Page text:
A short book of 400 odd pages, ’ Marie Curie: Against the Odds’ gives a high level overview of scientist Marie Curie’s life. The book is impersonal in tone and sticks to publicly known facts to paint Marie’s portrait in words. While it is not possible to know Marie as a person from this book, it is useful as a comprehensive introduction to Marie and her work.
The book spans Marie’s lifetime between 1867 and 1934 AD. It gives an accurate account of her professional life but as a reader I was not so interested in her scientific work. What intrigued me was how Marie got two Nobel Prizes in an area that was supposedly a male bastion in the early 1900s. She did not seem to compromise on family life either. She was married with two children. After the death of her husband, she also had a romantic relationship with a fellow scientist, Langevin (the book however does not mention this affair).
Throp throws light on Marie’s struggles through poverty, her philosophy towards her work, and her passion for excellence. She hailed from a poor but educated family in Warsaw that could hardly make ends meet. Her father however believed strongly in academics and ensured that his daughters take academics seriously. Along with merit, I learnt how passion drove Marie through a lot of physical hardships.
Simple prose supported by a handy timeline chart interspersed with black and white photographs of her life make the book an effective resource for Marie Curie enthusiasts.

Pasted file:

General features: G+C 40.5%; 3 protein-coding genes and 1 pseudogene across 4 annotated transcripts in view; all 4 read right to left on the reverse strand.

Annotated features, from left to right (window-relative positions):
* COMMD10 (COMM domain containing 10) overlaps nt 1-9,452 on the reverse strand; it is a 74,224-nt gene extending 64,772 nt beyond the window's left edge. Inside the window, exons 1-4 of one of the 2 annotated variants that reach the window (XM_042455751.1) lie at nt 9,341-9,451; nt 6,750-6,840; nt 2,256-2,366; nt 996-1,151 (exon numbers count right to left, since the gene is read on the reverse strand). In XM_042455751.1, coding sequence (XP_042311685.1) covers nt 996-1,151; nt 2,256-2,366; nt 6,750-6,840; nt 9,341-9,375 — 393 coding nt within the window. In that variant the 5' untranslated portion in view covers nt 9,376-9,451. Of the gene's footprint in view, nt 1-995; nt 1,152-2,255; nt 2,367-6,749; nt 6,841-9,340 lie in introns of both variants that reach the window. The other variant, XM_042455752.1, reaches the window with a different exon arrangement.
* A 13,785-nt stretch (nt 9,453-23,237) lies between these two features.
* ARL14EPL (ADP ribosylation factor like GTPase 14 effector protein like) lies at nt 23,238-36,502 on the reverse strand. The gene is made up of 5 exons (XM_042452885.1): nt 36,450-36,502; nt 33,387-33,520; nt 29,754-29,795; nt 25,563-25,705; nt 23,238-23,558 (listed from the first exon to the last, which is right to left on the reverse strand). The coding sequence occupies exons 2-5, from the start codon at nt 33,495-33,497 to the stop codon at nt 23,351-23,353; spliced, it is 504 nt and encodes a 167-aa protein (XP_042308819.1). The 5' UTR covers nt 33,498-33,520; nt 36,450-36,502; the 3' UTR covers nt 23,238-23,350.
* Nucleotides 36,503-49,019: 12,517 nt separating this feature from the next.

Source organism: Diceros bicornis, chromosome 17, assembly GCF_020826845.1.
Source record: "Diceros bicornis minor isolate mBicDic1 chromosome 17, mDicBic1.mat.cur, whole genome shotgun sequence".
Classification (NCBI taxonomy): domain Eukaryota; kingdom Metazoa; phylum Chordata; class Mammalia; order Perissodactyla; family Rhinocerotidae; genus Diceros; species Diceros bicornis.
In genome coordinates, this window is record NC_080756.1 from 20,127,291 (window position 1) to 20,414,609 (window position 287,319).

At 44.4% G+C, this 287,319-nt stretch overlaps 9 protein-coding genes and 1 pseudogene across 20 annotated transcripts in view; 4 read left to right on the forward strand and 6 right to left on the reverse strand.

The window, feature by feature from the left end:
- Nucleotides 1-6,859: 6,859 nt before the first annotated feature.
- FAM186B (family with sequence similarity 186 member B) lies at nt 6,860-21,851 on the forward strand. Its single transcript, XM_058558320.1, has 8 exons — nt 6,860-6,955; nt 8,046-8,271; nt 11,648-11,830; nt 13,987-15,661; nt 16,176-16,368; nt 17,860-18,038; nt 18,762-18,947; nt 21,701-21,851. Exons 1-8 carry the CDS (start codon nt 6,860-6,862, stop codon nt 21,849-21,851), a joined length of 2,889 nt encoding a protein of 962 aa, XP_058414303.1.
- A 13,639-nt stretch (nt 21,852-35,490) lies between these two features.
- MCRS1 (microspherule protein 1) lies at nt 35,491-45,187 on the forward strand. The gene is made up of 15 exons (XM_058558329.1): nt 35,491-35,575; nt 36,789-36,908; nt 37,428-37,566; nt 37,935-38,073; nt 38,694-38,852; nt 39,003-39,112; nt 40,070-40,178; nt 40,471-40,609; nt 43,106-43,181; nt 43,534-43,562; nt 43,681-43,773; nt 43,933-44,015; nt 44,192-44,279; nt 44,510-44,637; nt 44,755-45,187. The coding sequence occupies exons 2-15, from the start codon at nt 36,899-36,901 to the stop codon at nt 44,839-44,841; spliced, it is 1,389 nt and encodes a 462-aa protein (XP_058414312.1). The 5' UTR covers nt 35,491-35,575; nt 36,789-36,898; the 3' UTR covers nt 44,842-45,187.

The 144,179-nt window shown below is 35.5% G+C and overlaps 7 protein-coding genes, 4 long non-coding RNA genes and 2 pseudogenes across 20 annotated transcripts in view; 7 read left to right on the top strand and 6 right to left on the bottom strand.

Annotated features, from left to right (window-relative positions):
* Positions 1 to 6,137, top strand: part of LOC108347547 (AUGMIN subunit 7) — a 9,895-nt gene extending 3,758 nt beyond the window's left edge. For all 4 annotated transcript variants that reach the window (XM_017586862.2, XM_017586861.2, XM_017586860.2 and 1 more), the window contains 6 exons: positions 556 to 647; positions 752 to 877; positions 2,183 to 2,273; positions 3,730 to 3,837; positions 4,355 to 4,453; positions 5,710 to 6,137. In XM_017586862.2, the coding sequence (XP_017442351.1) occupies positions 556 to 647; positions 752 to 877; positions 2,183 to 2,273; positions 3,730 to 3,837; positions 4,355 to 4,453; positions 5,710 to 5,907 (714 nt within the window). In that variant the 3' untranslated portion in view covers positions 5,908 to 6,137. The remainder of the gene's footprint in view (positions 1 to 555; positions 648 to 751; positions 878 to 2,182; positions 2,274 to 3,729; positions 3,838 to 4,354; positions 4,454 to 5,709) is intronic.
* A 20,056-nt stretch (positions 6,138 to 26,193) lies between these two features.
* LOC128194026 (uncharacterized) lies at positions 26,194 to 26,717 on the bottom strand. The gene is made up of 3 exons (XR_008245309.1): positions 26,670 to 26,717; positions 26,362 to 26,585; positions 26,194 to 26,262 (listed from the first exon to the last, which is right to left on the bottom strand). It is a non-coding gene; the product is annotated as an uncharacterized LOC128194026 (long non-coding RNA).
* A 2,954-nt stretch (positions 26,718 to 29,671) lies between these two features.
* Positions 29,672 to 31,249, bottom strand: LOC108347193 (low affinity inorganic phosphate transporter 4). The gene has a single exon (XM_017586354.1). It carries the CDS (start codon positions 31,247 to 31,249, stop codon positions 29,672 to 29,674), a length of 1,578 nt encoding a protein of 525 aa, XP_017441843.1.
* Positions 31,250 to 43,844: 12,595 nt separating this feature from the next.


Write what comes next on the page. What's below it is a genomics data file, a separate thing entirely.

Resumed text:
Marie Curie is my idol. I am intrigued by her professional achievements; she is the only woman in the world to have won two Nobel prizes. She is also the only Nobel winning scientist with a Nobel laureate daughter. There are 6 male Nobel laureates whose sons have also received the Nobel Prize. But Marie Curie remains the only woman in history with this accomplishment.
I wondered how it was possible for a woman in the early 20th century to devote enough time to her profession to win two Nobels herself while bringing up two successful Nobel worthy daughters at the same time. As a 21st century commonplace woman, I still face gender biases at the work place and at home. I struggle to juggle household and professional responsibilities. So Curie’s story struck an immediate chord with me. I wanted to find out about the intimate lives of this talented family in order to unearth how Marie Curie could achieve all she did in her lifetime- and possibly learn a few tricks from her for self-application.
This book alone could not answer all my queries. Later, I also read ‘Marie Curie and Her Daughters: The Private Lives of Science’s First Family’ by Shelley Emling to get a more intimate understanding of her persona.
I realised that her two daughters, Irene and Eve have always regretted the short time they spent with their talented and aspiring mother. Eve, in fact, hardly ever got to know her mother. And yet the two daughters remained incredibly loyal to and proud of their mother. Irene grew up to assist her mother in her scientific work and proved to be a worthy successor to one of the world’s most intelligent women. Marie herself, while never parenting her children the traditional way, ensured that she fulfilled all her major parental duties: she ensured they were safe and well provided for, she took an active(albeit cursory) interest in their mental and physical development and finally she ensured that both the daughters grew up into strong willed independent women themselves.
Book Reviewed by Ashmita Saha
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